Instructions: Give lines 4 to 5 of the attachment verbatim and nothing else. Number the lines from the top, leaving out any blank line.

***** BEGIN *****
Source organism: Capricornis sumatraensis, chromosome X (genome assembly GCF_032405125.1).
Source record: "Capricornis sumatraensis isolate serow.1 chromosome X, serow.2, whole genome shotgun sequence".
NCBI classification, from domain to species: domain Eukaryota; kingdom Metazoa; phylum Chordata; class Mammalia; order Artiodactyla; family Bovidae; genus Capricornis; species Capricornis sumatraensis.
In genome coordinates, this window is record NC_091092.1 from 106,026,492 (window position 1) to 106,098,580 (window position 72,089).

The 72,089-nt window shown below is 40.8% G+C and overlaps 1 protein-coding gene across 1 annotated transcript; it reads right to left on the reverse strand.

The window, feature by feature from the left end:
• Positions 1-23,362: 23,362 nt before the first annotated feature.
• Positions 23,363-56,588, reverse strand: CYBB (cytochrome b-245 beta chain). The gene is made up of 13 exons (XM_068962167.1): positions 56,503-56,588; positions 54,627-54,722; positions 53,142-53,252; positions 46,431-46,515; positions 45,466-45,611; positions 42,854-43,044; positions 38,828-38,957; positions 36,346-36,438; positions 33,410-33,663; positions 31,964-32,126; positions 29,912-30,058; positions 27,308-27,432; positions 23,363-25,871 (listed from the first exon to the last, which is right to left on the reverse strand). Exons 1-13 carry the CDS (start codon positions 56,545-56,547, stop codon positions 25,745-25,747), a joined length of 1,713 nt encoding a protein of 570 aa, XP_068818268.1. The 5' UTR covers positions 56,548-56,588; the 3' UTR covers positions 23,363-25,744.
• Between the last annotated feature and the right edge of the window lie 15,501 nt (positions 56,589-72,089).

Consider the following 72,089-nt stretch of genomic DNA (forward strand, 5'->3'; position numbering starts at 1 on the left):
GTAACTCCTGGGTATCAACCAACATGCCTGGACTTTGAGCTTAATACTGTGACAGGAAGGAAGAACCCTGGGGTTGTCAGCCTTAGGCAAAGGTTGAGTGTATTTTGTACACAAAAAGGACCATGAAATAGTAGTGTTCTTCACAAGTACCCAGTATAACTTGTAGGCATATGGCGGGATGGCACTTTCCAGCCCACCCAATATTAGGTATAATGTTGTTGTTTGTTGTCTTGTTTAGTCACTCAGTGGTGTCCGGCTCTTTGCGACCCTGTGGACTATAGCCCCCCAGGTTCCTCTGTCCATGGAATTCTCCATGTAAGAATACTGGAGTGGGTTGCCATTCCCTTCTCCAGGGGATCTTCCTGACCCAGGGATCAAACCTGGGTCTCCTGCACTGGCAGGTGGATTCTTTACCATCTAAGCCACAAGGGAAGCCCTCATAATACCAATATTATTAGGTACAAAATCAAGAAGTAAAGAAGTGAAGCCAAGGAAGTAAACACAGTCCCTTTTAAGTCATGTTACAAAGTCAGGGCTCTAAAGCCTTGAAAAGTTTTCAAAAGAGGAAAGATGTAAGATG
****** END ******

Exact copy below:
In genome coordinates, this window is record NC_091092.1 from 106,026,492 (window position 1) to 106,098,580 (window position 72,089).

The 72,089-nt window shown below is 40.8% G+C and overlaps 1 protein-coding gene across 1 annotated transcript; it reads right to left on the reverse strand.